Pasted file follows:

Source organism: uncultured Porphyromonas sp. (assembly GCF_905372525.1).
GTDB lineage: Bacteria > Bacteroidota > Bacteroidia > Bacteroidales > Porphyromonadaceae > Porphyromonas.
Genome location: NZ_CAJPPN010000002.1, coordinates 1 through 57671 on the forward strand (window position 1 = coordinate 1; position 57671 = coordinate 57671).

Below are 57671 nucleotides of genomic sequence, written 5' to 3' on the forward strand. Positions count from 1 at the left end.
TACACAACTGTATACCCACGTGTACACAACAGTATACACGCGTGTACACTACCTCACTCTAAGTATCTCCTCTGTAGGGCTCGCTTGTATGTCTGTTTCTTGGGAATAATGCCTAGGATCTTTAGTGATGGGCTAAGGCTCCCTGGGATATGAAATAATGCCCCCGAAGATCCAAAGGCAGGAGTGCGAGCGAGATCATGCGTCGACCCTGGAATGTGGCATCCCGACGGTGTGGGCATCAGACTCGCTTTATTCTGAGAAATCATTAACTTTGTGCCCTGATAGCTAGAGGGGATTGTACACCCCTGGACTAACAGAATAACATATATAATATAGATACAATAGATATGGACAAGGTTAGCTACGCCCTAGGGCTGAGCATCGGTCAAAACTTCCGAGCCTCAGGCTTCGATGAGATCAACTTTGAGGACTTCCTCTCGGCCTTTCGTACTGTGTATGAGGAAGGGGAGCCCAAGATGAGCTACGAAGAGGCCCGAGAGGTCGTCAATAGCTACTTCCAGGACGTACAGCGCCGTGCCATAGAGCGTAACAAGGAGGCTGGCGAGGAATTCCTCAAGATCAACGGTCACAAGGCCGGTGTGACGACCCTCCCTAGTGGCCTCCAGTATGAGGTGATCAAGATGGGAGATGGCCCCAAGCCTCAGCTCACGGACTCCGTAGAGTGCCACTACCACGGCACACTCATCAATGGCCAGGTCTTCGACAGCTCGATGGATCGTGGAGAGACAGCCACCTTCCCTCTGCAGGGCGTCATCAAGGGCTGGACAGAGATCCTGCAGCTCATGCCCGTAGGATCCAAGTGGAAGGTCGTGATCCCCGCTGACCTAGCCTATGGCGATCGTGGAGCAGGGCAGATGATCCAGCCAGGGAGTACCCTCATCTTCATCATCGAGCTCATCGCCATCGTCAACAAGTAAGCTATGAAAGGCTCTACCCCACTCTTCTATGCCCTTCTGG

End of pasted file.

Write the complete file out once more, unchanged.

Source organism: uncultured Porphyromonas sp. (assembly GCF_905372525.1).
GTDB lineage: Bacteria > Bacteroidota > Bacteroidia > Bacteroidales > Porphyromonadaceae > Porphyromonas.
Genome location: NZ_CAJPPN010000002.1, coordinates 1 through 57671 on the forward strand (window position 1 = coordinate 1; position 57671 = coordinate 57671).

Below are 57671 nucleotides of genomic sequence, written 5' to 3' on the forward strand. Positions count from 1 at the left end.
TACACAACTGTATACCCACGTGTACACAACAGTATACACGCGTGTACACTACCTCACTCTAAGTATCTCCTCTGTAGGGCTCGCTTGTATGTCTGTTTCTTGGGAATAATGCCTAGGATCTTTAGTGATGGGCTAAGGCTCCCTGGGATATGAAATAATGCCCCCGAAGATCCAAAGGCAGGAGTGCGAGCGAGATCATGCGTCGACCCTGGAATGTGGCATCCCGACGGTGTGGGCATCAGACTCGCTTTATTCTGAGAAATCATTAACTTTGTGCCCTGATAGCTAGAGGGGATTGTACACCCCTGGACTAACAGAATAACATATATAATATAGATACAATAGATATGGACAAGGTTAGCTACGCCCTAGGGCTGAGCATCGGTCAAAACTTCCGAGCCTCAGGCTTCGATGAGATCAACTTTGAGGACTTCCTCTCGGCCTTTCGTACTGTGTATGAGGAAGGGGAGCCCAAGATGAGCTACGAAGAGGCCCGAGAGGTCGTCAATAGCTACTTCCAGGACGTACAGCGCCGTGCCATAGAGCGTAACAAGGAGGCTGGCGAGGAATTCCTCAAGATCAACGGTCACAAGGCCGGTGTGACGACCCTCCCTAGTGGCCTCCAGTATGAGGTGATCAAGATGGGAGATGGCCCCAAGCCTCAGCTCACGGACTCCGTAGAGTGCCACTACCACGGCACACTCATCAATGGCCAGGTCTTCGACAGCTCGATGGATCGTGGAGAGACAGCCACCTTCCCTCTGCAGGGCGTCATCAAGGGCTGGACAGAGATCCTGCAGCTCATGCCCGTAGGATCCAAGTGGAAGGTCGTGATCCCCGCTGACCTAGCCTATGGCGATCGTGGAGCAGGGCAGATGATCCAGCCAGGGAGTACCCTCATCTTCATCATCGAGCTCATCGCCATCGTCAACAAGTAAGCTATGAAAGGCTCTACCCCACTCTTCTATGCCCTTCTGG